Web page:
Crude is lower in the O/N session ($74.49 down -79c). A number of factors continue to keep oil prices well contained. The commodity has clawed its way back from a four-week low despite last week’s EIA report revealing that refineries have slashed their operating rates as fuel demand declines. A declining dollar has ‘tempered the commodity selling for now’ driven by concerns that China will raise interest rates to mop up some of their excess liquidity. With North American bourses finding traction yesterday, the possibility of a stronger greenback temporarily heightened the appeal of commodities for hedging inflation. Last week, plants were running at +78.4% of capacity w/w, the lowest run rate in 16-months. Also negative for the commodity was the market having to deal with another weekly build up of gas supplies (the highest level in 22-months). Fuel use over the past month fell -1.8% from a year ago. Gas stocks rose +3.95m barrels to +227.4m last week vs. an expected climb of +1.75m barrels. Inventories of crude fell -471k barrels to +330.6m vs. a forecasted rise of +2.45m barrels. The EIA report was another consecutive bearish report highlighting the strength of ‘demand destruction’. Even China’s stellar growth numbers have had a minor positive impact on the commodity class. There are concerns amongst analysts that the ‘increasing demand in China and emerging markets will not be strong enough to offset declines in the other countries’ and technically may push the commodity down to the $70 level as the continual build up of stocks will give further support to the ‘bears’. Let’s see what tomorrow’s inventory reports have in store for us and in the meantime follow the dollar.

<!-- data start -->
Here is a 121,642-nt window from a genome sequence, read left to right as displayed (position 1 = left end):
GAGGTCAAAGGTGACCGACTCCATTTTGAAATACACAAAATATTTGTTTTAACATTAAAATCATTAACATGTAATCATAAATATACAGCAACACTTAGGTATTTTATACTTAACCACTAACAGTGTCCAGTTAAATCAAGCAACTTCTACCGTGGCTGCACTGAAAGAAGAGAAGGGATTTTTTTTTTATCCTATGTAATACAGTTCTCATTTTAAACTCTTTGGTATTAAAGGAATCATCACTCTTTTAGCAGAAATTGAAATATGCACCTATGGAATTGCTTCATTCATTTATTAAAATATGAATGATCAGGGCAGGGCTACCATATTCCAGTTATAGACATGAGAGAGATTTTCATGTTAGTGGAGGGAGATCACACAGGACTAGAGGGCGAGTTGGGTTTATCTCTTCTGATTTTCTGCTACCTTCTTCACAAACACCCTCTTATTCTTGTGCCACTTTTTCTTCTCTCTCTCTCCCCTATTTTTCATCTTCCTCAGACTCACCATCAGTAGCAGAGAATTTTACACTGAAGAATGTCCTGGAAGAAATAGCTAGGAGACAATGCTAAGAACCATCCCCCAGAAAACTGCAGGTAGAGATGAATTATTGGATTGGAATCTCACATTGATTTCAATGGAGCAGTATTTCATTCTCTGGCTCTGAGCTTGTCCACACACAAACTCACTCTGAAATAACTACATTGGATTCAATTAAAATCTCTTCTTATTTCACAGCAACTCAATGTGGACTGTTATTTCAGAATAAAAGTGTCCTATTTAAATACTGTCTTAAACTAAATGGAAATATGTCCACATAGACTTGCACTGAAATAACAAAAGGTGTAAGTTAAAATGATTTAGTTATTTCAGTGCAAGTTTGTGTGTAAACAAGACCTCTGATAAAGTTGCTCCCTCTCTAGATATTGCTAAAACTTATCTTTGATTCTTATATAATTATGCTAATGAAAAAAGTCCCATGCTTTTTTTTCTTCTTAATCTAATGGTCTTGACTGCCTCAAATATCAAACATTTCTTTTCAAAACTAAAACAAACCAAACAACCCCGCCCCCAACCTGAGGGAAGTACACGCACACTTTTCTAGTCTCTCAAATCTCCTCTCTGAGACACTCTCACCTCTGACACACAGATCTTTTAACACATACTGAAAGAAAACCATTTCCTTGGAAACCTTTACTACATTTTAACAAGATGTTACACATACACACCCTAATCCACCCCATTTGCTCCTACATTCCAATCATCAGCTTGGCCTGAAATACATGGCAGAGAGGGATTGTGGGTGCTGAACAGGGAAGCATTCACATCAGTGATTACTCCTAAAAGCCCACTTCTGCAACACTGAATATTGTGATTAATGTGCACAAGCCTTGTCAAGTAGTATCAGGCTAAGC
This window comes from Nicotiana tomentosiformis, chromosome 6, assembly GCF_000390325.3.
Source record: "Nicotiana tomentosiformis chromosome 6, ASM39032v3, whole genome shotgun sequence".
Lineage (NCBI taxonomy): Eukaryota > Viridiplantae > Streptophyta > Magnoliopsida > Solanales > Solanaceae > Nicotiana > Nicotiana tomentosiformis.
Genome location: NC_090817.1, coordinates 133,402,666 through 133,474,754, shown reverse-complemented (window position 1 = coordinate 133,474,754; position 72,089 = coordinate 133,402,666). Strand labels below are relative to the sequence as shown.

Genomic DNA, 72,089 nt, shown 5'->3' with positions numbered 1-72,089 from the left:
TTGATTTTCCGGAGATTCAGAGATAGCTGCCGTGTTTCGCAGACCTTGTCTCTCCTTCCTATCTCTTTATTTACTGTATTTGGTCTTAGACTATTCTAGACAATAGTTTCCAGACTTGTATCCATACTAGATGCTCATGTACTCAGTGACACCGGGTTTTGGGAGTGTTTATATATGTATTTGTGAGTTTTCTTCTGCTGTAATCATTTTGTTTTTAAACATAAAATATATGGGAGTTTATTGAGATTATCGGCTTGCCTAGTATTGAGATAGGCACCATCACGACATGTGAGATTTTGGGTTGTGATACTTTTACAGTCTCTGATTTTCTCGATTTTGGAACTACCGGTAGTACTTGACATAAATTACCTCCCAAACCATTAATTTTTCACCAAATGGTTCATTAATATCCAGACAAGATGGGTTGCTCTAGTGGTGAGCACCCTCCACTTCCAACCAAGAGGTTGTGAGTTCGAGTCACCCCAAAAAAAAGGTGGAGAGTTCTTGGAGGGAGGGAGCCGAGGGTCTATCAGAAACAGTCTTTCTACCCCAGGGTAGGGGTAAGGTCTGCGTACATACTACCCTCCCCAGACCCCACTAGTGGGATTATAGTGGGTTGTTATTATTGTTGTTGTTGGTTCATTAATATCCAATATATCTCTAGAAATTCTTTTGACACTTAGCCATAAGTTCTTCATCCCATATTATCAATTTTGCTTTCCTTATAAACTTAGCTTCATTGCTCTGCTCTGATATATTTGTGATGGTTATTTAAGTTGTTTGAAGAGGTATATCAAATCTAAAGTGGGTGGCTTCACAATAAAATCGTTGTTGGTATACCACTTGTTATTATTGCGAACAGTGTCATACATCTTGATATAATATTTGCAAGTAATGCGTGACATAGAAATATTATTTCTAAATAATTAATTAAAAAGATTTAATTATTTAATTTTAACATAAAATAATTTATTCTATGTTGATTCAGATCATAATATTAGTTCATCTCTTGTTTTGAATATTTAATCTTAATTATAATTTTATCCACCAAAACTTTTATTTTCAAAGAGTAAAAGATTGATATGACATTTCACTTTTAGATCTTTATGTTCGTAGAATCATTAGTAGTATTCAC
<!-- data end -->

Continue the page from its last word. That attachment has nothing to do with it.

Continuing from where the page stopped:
From last week’s lows, the metal has rebounded as traders speculate that a weaker dollar will boost the appeal of the precious metal as an alternative investment. The market is expected to remain contained until we get more clarity on interest rates (FOMC today and tomorrow) and the direction of the dollar. To date, the commodity has been top heavy with ‘one direction lemming buying’ after last years 24% rally. During the same period, the dollar has only fallen -8.5%. After last week’s -3.5% trading loss, any liquidation of the metal with momentum will have nervous investors seeking an early exit. With the EUR remaining vulnerable and the dollar the ‘go-to’ currency, expect to see selling on upticks for the time being ($1,092)